Myvu display in a wearable computer

Computers & Mobile Craft & Design Technology Wearables
Myvu display in a wearable computer

It seems like one of the trickiest components in a wearable computer is coming up with a wearable display device that’s usable, not overly intrusive, and preferably inexpensive. Last November, I posted about Raif Ackermann’s Nokia-based wearable that uses a hacked Myvu Crystal headset as a head mounted display. Meant for privately watching iPod videos, the Myvu device can be easily hacked to work with a wearable system since it’s basically just a very tiny VGA device.

Gregor Richards has been working on his own wearable using the Myvu. He sent us a couple of Youtube videos that demonstrate how the display can easily be mounted to a set of safety glasses, and he was kind enough to answer a couple of questions I had about the device he’s planning on building with his new HMD.

I asked Gregor about the software and hardware that he’ll be using in the device he’s building. Here was his response.

I have two options for cursor control: The simple one is a finger-mounted optical mouse as it’s usable against clothing and so it should be possible to mouse on the sleeve. The other, slightly more wild option is an arm-mounted Wii remote. A friend of mine has been messing around with that configuration and has had some success at using the rotation and pitch of your arm to move the mouse. Depending on which one is more convenient, I’ll go one way or the other.

For data input I’m going the simple route. Rather than having a chord keyboard or something, I’m just going to use a very small, pocketable bluetooth keypad. Namely, the Freedom Input Slim Keypad. It was a bit pricey, but it works great, and better yet it works over bluetooth.

The computer itself will be the Pandora, for the simple reason that I was buying it anyway :) . I could certainly buy a simpler system with no internal screen, but using the Pandora has the nice benefit that there will be a user community for it, and if I feel like playing a game I’ll have the game controls available. Hopefully I can turn off the internal screen in software to massively boost the battery life … I imagine this must be possible since it should be usable as an MP3 player. The Pandora won’t be shipping ’til mid-January at least.

As you can probably deduce, my plan was to build an off-the-shelf wearable as much as possible, as I usually don’t trust myself tearing things apart. The display was the only component that requires significant modification, so I did it first. As it turns out, teh Myvu Crystal really made such modification fairly easy :). The total price for all of this should be around $700, a price that should be approachable on nearly any budget.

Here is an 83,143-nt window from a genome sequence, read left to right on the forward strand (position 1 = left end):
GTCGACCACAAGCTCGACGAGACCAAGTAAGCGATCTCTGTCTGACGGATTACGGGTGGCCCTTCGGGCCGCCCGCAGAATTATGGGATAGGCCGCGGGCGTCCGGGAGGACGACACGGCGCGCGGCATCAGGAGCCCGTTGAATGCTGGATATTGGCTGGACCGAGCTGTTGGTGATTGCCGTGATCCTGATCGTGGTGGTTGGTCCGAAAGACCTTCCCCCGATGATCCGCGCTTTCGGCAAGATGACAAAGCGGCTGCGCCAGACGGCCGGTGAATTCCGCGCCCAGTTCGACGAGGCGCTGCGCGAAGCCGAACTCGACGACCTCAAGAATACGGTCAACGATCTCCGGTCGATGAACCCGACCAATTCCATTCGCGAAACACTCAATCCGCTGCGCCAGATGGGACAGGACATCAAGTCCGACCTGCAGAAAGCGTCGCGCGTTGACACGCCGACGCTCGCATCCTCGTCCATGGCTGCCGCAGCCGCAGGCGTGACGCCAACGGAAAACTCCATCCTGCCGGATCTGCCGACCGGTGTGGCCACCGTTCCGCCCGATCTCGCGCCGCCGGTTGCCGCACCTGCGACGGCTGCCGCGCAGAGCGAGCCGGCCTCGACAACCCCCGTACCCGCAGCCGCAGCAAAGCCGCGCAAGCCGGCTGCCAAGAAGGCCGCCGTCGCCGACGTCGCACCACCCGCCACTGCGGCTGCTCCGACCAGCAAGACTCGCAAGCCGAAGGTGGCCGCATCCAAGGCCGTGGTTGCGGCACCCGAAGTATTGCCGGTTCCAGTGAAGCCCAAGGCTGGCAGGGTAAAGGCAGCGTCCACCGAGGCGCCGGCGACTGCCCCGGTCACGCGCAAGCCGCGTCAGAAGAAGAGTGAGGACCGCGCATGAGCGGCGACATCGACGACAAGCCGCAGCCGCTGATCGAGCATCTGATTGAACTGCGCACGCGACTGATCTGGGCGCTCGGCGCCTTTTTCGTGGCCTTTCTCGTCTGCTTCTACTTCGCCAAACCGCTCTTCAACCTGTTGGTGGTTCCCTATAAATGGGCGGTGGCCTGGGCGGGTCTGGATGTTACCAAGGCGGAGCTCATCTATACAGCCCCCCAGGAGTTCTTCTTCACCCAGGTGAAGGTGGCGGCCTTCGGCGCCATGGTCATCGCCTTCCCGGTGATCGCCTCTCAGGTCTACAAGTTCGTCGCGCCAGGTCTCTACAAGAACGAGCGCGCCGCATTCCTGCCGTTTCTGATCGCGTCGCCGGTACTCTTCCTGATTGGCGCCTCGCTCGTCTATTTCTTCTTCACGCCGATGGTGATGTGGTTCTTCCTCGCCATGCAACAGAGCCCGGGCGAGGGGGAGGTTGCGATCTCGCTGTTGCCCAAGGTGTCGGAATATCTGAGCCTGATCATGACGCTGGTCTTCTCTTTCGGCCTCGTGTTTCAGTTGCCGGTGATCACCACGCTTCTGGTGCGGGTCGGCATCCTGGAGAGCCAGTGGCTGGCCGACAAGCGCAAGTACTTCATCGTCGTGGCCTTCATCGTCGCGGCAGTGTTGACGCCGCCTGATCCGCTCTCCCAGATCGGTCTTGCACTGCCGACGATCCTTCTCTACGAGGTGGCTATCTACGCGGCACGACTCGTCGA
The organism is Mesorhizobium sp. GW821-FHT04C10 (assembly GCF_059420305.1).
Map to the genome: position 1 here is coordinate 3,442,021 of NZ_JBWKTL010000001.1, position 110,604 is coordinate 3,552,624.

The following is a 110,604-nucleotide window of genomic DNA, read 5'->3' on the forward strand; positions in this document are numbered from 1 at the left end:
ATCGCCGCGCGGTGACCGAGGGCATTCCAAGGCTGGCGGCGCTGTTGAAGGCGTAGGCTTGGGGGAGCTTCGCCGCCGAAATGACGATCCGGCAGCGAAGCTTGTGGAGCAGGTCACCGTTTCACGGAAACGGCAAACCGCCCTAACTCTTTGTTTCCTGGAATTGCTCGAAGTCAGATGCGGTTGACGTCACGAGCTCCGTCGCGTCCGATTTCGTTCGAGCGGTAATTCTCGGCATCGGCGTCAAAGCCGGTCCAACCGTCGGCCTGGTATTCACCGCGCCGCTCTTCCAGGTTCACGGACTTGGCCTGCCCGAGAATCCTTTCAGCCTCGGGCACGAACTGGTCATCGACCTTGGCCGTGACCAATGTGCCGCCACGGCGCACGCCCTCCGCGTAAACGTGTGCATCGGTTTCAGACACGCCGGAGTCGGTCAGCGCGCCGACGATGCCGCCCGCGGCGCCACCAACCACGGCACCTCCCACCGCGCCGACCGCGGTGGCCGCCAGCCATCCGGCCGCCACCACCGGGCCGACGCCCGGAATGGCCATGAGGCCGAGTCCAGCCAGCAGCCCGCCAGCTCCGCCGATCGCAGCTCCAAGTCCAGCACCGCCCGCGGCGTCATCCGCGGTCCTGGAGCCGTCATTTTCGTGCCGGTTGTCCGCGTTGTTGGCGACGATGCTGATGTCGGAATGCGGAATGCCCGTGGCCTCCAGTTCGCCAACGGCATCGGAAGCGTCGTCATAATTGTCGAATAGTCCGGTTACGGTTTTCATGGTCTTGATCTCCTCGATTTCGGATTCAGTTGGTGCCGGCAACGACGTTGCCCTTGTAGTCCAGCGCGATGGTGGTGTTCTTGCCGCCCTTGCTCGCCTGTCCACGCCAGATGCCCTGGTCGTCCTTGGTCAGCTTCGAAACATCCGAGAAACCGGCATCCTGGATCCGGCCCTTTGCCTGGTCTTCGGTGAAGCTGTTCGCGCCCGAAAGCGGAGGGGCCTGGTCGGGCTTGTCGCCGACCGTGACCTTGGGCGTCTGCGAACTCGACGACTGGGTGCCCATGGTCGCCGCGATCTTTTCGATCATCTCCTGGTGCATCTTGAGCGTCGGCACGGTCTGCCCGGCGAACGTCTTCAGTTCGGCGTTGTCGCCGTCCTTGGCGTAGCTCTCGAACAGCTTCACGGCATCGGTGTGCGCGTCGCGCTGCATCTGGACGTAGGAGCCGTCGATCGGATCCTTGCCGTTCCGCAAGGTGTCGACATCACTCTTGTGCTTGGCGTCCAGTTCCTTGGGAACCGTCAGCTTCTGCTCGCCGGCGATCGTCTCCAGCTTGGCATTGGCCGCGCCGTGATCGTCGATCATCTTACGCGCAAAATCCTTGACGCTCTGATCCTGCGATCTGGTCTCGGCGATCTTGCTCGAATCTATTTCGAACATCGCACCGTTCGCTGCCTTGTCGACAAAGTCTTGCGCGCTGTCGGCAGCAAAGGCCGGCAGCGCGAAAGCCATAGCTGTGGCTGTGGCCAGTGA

I was also really interested to know what the primary function will be, or if he has any particular application in mind.

I have no particular plans, I’m building it because it’s cool :). I’ll probably use it for the same things I use my PDA for now (calendar, general PIM stuff, etc), it’ll just be a much more awesome way to do that. At some point I may get a full-sized bluetooth keyboard so I can more-or-less use it as a laptop, just to reduce the number of computers I have to drag around (I can tolerate the resolution for this). I actually think it would be better as something not too special-purpose, as then it can just blend into the background of my daily affairs.

Gregor is documenting the development of this device on Youtube. It’s always cool to see projects like this take shape. If you’ve got a favorite wearable project, or if you’re working on one yourself, please share a link in the comments.

Myvu Crystal Wearable Videos

8 thoughts on “Myvu display in a wearable computer

  1. stbtra says:

    carmen sandiego?

  2. Roofus86 says:

    This reminds me of that old IBM commercial with the guy wearing a computer with a very similar display and shouting buy and sell while sitting next to a fountain in a park and scaring away all the pigeons.

    I wonder if that concept design inspired this. Or DS9…

  3. EmbeddedGuy says:

    He should consider a BeagleBoard in place of the Pandora.
    Reduce the base cost by about $150 and there are so many package ready to go with the Angstrom port.

    Just a thought.

  4. Gregor Richards says:

    The #1 reason I’m using a Pandora is because I was getting one anyway :)

    That being said, I’m not convinced that the BeagleBoard would be appreciably less expensive.

    First, the beagleboard + case = $200 (I don’t really want to mess around with cases too much, if I wanted to embed it into clothing that would be different)

    I’d have to buy an external battery (and a good one at that), and that’s a bit tricky if I don’t want to build it myself (which is even more tricky :) ). They make USB charging external batteries, but I haven’t found one greater than 2400 mAh, and they get weirdly expensive.

    Then I’d have to get a USB hub (cheap of course), and USB Wifi and Bluetooth adapters (less so).

    The total would be at least $275 I think, and the Pandora is about $350. And I can also use the Pandora as, well, a Pandora :)

    It’s a matter of preference of course, the Pandora just happens to work nicely for me.

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